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The top 7 myths about organ donation
Undecided about whether to be an organ donor? Here are the facts to help you decide if it’s right for you.
Nature has a beautiful way of recycling what has died to fuel new life. Fallen leaves on your lawn decompose to provide food for the soil’s microbes. A decaying tree serves as shelter for animals big and small.
Thinking about what happens to your body after you die might make you feel uneasy. After all, you used it to embrace family, see your children grow and impact the lives of those around you. But what if you could continue to give back, even after you pass?
Donating your organs is one way to give another person a second chance at life. More than 100,000 people in the United States are waiting for an organ donation, according to the American Transplant Foundation (ATF).
Deciding whether you should become an organ donor is deeply personal. But for some, misconceptions about the process can stand in the way of making a clear-headed decision. Here are the facts you need to determine whether donation is right for you.
(If you or someone you love is facing a life-or-death situation, counseling may be able to help ease the suffering. Check out these 6 reasons to try virtual therapy.)
Myth: Doctors don’t work as hard to save the lives of organ donors
Fact: That is absolutely not true, says Tabitha Cranie, MD. She’s a family practice physician in St. Petersburg, Florida.
Every doctor must adhere to a rigorous set of professional ethical standards. And that includes providing lifesaving care — whether the patient is an organ donor or not.
Myth: Organ donation goes against most religions
Fact: Not so. According to the U.S. Health Resources & Services Administration (HRSA), many religions support organ donation. These include:
- Mormon Church of Jesus Christ of Latter-day Saints
- Roman Catholicism
- Southern Baptist Convention
- United Methodist Church
If you’re not sure whether your religion supports organ donation, ask your faith leader.
Myth: Organ donors can’t have open-casket funerals and have to be cremated
Fact: This is rarely the case, says Rome Thorstenson, founder of In-Valhalla.com, an online guide to end-of-life issues, including funerals and memorials.
“When donors are embalmed, the mortician is able to make the body presentable,” he says. “For example, if the spine is removed in the donation process, it will be replaced by a prosthetic.” These kinds of procedures can make the process more complicated, but morticians are skilled at preparing organ donors. All bodies are treated with respect and dignity, Thorstenson says.
That means cremation is not automatic, he adds. Organ donors can be cremated or buried according to their wishes or those of their family, just like non-donors.
Myth: Not that many people really need organ donations
Fact: Organ diseases are a serious public health issue. According to the ATF, kidney and liver disease kill more people each year than breast cancer and prostate cancer combined. “The need for organ transplants is on the rise due to the number of people with end-stage organ failure,” says Dr. Cranie.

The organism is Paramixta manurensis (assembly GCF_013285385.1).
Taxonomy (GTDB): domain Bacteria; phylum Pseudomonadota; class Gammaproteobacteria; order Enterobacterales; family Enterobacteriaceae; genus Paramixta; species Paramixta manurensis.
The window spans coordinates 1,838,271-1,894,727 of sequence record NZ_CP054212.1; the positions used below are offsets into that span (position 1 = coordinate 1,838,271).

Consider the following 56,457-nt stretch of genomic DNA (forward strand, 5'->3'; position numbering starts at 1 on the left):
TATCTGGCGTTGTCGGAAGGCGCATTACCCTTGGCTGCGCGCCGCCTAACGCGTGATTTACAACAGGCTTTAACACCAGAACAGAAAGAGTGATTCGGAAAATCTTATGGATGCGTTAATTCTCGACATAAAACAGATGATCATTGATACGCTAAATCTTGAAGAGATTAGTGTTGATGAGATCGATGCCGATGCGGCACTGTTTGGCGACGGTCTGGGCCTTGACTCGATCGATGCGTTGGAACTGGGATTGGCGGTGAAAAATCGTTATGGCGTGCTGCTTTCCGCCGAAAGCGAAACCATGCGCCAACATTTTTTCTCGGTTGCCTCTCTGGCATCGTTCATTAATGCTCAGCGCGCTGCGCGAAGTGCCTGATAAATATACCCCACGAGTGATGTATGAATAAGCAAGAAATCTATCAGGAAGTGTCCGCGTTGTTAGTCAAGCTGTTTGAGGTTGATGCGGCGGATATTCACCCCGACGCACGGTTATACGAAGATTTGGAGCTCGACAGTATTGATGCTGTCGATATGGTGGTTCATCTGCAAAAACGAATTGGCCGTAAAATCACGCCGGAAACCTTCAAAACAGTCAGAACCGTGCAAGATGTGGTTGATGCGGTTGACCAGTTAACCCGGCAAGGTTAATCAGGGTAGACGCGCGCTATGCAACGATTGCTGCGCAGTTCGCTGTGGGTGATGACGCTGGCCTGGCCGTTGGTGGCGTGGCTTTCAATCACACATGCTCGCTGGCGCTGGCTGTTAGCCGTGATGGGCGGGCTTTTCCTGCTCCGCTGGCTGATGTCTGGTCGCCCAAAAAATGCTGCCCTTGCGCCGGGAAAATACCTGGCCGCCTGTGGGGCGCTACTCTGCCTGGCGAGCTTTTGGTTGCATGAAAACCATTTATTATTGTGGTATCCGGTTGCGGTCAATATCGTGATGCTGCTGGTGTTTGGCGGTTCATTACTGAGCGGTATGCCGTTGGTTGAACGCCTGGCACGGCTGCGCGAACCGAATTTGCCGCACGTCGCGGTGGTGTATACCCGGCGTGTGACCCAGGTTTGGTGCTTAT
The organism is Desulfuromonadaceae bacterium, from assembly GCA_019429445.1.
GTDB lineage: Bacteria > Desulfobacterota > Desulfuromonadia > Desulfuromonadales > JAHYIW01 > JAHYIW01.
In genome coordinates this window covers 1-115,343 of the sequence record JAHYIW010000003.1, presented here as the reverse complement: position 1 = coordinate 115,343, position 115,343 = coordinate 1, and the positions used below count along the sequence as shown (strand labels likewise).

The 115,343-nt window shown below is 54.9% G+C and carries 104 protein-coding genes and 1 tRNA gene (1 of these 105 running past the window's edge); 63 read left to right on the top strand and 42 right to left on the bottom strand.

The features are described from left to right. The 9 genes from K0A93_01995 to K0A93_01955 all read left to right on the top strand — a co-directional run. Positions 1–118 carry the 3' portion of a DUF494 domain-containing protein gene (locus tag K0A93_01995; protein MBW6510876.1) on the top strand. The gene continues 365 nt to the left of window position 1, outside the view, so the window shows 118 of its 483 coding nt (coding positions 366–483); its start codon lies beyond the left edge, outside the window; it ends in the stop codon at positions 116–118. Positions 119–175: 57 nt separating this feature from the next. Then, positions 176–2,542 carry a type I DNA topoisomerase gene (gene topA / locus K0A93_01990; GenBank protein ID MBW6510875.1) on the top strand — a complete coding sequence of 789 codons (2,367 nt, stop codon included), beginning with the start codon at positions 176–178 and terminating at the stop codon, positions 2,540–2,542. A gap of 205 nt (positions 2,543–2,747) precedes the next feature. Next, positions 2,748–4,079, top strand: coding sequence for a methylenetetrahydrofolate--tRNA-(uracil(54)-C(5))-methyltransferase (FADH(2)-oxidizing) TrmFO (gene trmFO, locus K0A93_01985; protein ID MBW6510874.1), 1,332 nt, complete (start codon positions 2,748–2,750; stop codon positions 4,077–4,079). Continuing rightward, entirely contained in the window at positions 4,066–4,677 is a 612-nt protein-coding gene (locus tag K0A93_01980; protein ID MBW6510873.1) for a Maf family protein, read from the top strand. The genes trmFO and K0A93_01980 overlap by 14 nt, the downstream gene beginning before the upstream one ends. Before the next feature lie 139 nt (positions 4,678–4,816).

And that need just isn’t being met. Sadly, an average of 17 people die each day waiting for a transplant. And another name is added to the national transplant waiting list every 9 minutes.
One reason: Only about 3 in 1,000 people die in a way that allows for organ donation, according to the HRSA. You don’t have to be in perfect health (or young, for that matter) to be an organ donor. But providers do have strict criteria that they need to follow. That means donors have to be in a hospital and on life support to be eligible.
The more people that sign up to be organ donors, the higher the chance that the need will be met.
Myth: You can donate organs and tissues only after you die
Fact: Nearly 6,000 donations are made each year by living donors, the HRSA reports. This happens most often between family members and friends, but some people choose to donate to someone they don’t know because the need is so great.
Organs that can be given while you’re still alive include 1 kidney and part of a liver, lung or pancreas. You can also donate bone marrow, bone and skin.
Myth: Becoming an organ donor is complicated
Fact: Not so. If you want to be an organ donor, the best way to make your wishes known is to complete an official registration. You can simply fill out an organ donor card when you renew your driver’s license. Or you can visit organdonor.gov and quickly register with your state’s donor registry.
You may also want to spell out your decision in an advance health care directive. This is a legal document that spells out your end-of-life wishes. (Your health care provider can help you complete yours.) And let your family know about your decision. That will help ensure that your wishes are fulfilled.
Related reading: How to talk to someone who is seriously ill or dying.
Myth: Each donor can save only 1 life
Fact: The HRSA notes that you can actually save 8 lives as a donor, and you can enhance the lives of more than 75 others.
For example, donating a cornea (the outer layer of your eye that allows you to see clearly) doesn’t save a life. But it may give someone the gift of sight. Similarly, you could donate a tendon that helps repair a damaged joint, skin that helps a burn victim after a traumatic injury, and bones that could be used in hip replacements or spinal surgeries.
Consider the ripple effect of even 1 donation: children who can grow up because of a transplant and eventually have children of their own; families that can cherish their grandparents, siblings, aunts, uncles, mothers and fathers for decades to come, thanks to organ donation.
The fact is that organ donation doesn’t just save lives. It restores futures that may have been lost otherwise.
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